P =15 x 15 x 2/15 =30W
Power lost with 1.5v drop (15Ah battery) would be 22.5w.
 

trex

Esteemed Pedelecer
May 15, 2011
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#89
it was just a typo, picked up already by Danidl and I corrected in post #87.
I tried to convey that the loss through internal resistance means that one have to ride with little assistance on the last 15% -20% remaining charge. A 15AH weighs 500gr more but loses 1/3rd less on internal resistance, is a much better choice.
 
D

Deleted member 4366

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#90
The losses due to internal resistance are relatively low because you wouldn't be spending much time at maximum current, particularly on a hub-motored bike like a Gtech because you only draw maximum current at low speed. It's a bit different on a crank-drive bike, where it's pedal speed that counts. The power loss difference between a 5Ah battery and a 10Ah one sagging at 2v instead of 1.5v would be 0.5v, which is about 1.5% difference.

The main reason for lower power on a bike with a smaller battery is simply the lower average voltage.

If you have a 10Ah battery and use 5 Ah for your journey. Average battery voltage will be about 39v, because the battery will go down half way from 42v to 30v, which is 36v. Average from 42v to 36v is 39v

For the same journey on the same bike, A 5Ah battery would empty, so the average voltage would be (42 - 30)/2 =36v

Power is directly proportional to voltage so the average power for the 5Ah battery compared with the 10Ah one would be 36/39 = 92%.

That's one reason to keep your battery topped up. You can only get 75% of the power when it's near empty.

Total difference in average power between the two batteries would be: 8% due to average voltage and 1.5% due to sag - say 10% less power from the smaller one.
 

trex

Esteemed Pedelecer
May 15, 2011
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#91
I rode the Gtech a few months back. The battery weighs about 1.5kgs, assuming that it's built with 10S3P, the internal resistance would be in the region of 50 mOhms * 10/3 = 167 mOhms, add to it a few mOhms for the wiring, you get to about 175 milli Ohms. The controller is rated 15A. You can ride it up hill pulling hard on the battery. My estimate for voltage drop is 2V to 2.6V on hills. The reason that bikes like the Gtech and the Karoo don't use much battery is because they are mainly sold to customers who are strong pedallers. Most of Karoo customers reported 70-80 mile range out of the Karoo 13AH battery while most Big Bear customers report around 40-45 miles out of the 15AH battery. Both bikes have throttle, so speed is not an obstacle.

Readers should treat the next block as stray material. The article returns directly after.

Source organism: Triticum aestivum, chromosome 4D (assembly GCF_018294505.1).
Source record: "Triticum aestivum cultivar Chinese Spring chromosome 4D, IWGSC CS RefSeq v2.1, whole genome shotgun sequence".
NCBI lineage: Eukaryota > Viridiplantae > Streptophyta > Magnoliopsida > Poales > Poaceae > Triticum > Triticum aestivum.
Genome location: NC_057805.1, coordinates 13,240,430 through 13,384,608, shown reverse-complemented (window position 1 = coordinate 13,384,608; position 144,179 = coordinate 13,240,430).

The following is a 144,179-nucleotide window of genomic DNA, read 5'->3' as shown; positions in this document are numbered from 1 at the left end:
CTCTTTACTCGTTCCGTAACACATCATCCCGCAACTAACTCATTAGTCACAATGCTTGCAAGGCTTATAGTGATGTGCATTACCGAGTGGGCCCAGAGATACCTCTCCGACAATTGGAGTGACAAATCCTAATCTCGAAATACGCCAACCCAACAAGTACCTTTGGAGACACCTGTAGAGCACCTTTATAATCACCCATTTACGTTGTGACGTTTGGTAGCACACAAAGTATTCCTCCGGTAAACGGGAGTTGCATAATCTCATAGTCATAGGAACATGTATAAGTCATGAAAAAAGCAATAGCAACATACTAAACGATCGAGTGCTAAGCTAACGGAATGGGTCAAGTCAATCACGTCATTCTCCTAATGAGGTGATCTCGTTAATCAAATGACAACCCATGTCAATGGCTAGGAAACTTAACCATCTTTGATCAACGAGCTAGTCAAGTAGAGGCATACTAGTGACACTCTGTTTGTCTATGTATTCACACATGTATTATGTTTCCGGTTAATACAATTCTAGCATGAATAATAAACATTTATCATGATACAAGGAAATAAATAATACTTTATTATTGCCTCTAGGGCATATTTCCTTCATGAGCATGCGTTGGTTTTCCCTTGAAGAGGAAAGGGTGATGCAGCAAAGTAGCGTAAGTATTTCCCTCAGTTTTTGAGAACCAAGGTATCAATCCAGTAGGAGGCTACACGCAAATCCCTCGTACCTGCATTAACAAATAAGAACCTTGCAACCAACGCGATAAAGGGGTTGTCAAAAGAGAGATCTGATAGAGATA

Danidl

Esteemed Pedelecer
Sep 29, 2016
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#92
This thread has deviated significantly from the original question ... the review of the gtech bike. However the insights into battery performance are excellent and should be highlighted somewhere. Whey are of much more general interest than solely the gtech. Could the moderator Helen create a new sticky thread perhaps in the technical section and transfer the battery related topics to it? . It would be a shame if they disappeared from general view.
 

KeithMac

Esteemed Pedelecer
Jun 20, 2016
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#93
I agree, my thread has been derailed slightly..
 

Acer

Finding my (electric) wheels
Jan 25, 2017
9
1
40
London
#94
We had a guy turn up with a G-tech bike.
To be fair he liked its simplicity,he used it for a 4 mile journey to work and recharged it at work,it introduced him to e-biking.His journey to work was all on the flat
But he tried a 15 mile trip around London including Richmond Park,he struggled to ride it up the hill and had to use maximum power most of the journey,he ran out of power at about 12 miles.
He tried a KTM fun and absolutely loved its performance,we promised him minimum 30 mile range. He intended to try to sell the G-tech on e-bay then come back for the KTM.
KudosDave
If he struggled to ride a Gtech bike up a hill then all I can say is that he is seriously unfit and/or extremely heavy! I just bought this bike and the best thing about it is how well it performs on hills. Some reviews - probably people who have never even ridden one - have stated that the single gear will make the bike extremely limited on climbs, but I have found the complete opposite. With full assist engaged it absolutely flies up steep inclines and that is why I rarely use it - I want a proper work out.